I’ve been meaning to write this review for a long time. I covered James Blake’s self-titled album for Positive Feedback last year (link HERE) and it was a sincere pleasure hearing something that fresh. It’s sparse, darkly tinted soundscapes are wide-open and airy. Blake’s vocals are so unique, the timbre of his voice is unike any I’ve heard. What a precious thing, finding an artist that sounds new! It was also difficult to quantify his album. That was part of its mystique. Many called it dubstep, some drum-n-bass, some refused to try and encapsulate it. I sometimes think of the full album as our generations electronic Donny Hathaway. Now, before you get all Hathaway-devotee on my ass, know that I’m not trying to compare Blake’s songwriting and performing abilities to the pure genuis that was Donny Hathaway. I just found great similarity in their use of space to convey emotion, and minimalism in composition, which lends itself to contemplative listening. I can picture them performing together in an experimental album if Hathaway were still around and able to perform. What a pairing that would be.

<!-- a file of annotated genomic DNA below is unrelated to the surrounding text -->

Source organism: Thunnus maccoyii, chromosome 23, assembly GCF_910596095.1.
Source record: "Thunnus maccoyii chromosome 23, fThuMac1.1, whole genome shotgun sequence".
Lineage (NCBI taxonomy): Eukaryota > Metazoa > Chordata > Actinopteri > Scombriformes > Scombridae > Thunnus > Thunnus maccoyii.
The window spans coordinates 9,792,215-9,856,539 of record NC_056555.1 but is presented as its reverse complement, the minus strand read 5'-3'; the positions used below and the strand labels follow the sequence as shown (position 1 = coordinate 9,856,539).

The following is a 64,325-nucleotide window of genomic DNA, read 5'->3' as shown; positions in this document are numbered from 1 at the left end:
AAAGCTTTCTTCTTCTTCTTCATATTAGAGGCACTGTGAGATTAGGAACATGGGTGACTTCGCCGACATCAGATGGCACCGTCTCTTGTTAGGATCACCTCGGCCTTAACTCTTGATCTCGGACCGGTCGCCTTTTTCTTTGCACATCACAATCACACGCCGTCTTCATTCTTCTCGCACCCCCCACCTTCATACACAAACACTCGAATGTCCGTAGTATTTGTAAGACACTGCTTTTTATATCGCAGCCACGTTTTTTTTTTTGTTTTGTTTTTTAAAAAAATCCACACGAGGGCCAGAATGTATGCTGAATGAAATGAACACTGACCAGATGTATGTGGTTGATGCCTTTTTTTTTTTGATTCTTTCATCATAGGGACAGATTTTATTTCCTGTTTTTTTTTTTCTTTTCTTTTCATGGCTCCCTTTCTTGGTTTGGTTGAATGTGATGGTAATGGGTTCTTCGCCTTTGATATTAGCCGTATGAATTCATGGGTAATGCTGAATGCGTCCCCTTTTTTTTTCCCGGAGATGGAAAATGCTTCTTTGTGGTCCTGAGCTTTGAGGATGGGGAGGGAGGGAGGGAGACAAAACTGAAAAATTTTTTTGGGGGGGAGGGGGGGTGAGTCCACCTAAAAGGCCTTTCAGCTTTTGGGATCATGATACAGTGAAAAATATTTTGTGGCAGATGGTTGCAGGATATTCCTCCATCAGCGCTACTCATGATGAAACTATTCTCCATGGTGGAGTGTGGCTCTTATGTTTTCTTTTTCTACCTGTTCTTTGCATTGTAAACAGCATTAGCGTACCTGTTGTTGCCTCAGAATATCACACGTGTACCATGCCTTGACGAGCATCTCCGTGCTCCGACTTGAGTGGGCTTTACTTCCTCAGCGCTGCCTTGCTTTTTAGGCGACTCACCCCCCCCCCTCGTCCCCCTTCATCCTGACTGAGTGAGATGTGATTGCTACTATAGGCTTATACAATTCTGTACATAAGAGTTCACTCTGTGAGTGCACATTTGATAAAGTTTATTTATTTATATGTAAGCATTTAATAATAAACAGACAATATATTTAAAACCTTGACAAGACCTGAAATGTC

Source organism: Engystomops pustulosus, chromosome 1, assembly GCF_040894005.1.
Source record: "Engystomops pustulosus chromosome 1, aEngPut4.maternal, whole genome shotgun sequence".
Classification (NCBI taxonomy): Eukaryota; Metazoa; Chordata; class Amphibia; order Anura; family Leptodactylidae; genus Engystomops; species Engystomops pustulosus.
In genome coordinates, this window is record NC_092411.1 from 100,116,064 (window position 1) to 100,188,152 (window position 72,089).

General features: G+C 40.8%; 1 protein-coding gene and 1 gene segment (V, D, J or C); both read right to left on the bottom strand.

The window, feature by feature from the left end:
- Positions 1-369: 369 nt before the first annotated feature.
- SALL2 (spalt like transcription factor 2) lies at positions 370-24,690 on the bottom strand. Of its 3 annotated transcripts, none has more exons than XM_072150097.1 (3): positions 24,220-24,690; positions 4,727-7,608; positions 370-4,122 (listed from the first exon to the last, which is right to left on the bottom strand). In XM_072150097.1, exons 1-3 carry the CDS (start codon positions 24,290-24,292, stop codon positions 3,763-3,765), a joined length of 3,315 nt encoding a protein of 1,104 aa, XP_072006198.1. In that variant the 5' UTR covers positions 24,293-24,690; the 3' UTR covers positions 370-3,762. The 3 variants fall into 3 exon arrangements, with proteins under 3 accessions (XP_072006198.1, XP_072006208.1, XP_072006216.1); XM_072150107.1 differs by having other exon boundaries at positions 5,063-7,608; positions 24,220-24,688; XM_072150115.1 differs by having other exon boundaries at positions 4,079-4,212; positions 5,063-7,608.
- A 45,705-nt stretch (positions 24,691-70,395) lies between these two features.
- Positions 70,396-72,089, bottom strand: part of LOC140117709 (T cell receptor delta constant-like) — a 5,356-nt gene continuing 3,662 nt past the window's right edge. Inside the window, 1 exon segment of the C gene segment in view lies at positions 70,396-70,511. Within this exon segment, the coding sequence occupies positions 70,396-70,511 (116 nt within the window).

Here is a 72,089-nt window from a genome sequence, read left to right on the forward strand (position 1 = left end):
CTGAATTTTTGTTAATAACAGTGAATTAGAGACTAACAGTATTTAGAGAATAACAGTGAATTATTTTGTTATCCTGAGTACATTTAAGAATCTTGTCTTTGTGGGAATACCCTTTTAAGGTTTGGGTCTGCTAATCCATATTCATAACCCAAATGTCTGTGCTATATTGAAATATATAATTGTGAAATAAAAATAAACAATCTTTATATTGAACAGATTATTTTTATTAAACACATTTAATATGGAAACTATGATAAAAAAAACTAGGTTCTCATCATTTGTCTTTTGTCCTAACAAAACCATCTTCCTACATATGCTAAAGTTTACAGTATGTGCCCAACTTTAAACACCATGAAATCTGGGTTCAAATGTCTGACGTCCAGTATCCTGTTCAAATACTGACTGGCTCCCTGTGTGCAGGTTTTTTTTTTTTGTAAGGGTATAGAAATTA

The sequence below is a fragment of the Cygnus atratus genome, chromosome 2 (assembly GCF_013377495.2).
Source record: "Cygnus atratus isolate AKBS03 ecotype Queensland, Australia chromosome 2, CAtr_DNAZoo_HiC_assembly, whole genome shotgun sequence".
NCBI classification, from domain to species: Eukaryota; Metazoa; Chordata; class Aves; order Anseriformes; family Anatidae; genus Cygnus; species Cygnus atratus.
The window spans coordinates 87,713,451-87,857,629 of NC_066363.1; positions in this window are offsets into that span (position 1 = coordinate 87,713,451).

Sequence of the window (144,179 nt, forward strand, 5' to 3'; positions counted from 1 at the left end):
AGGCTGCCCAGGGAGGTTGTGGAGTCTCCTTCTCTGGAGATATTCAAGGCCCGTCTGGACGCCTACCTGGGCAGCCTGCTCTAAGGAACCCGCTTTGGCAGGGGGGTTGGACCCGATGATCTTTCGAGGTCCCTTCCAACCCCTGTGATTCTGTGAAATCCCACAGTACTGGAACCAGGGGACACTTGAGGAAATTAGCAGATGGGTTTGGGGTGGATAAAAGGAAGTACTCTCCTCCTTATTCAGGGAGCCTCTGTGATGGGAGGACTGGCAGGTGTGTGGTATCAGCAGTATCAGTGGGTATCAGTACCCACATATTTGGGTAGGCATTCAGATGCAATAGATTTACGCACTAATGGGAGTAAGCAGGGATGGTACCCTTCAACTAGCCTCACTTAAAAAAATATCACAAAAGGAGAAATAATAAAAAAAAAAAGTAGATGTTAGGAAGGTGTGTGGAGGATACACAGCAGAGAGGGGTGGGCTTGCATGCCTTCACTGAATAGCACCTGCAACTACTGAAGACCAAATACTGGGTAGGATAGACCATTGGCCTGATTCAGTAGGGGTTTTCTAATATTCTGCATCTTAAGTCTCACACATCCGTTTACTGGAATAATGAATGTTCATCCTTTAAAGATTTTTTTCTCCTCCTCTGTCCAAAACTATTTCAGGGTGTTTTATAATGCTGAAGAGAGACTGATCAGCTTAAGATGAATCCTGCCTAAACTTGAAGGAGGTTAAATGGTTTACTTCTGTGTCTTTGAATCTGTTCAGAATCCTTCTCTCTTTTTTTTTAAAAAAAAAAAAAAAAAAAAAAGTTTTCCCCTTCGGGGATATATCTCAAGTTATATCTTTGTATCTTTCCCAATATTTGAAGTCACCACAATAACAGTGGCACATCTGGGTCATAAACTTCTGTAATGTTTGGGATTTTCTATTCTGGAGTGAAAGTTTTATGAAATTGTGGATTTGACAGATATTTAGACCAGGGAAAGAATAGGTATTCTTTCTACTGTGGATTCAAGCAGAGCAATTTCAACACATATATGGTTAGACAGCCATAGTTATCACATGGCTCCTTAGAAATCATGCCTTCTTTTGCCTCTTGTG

The coolest thing about the vinyl here: The 10″ one-sided single of Blake’s “Limit to Your Love” on Atlas, is the fact that all those liquid-like acid basslines and spacial qualities that made the album so haunting and engaging just pop with greater velocity and fluidity. The oscillating Roland TB-303 bassline (at least I’ve read that’s the analog synth that was used to create it) just oozes through the speakers like a rippling sonic waveform. The piano also comes to the front, and while there are only a few notes here, the roundness and weight of their sound packs a deeper emotional punch than on the CD. Blake’s vocals are also a bit more nasally, as I try to invent words to describe the twisted timbre of his delivery. It’s a voice you won’t soon forget.
This 10″ is an eargasm, pure and simple. I wish I could afford to buy 50 of them and give them out for the holidays to my fellow analog-loving friends. This is going to stay on my audio acid test list for a long time. I get just as excited when I hear this track on vinyl as I did when I first heard the album on CD. It’s chilling and warm at times; spacious and cold. Be warned however: The bass on this disc will test the very foundation of your system’s low-end capabilities. If your system is tuned-up properly you’re in for a warbling, bending, ocean of low-end information. Blake’s carved out a little sonic niche for himself. I hope to continue to hear alot more from him over the years. If he sticks to this path I can’t wait to hear the wild tunes he’ll be composing in twenty years.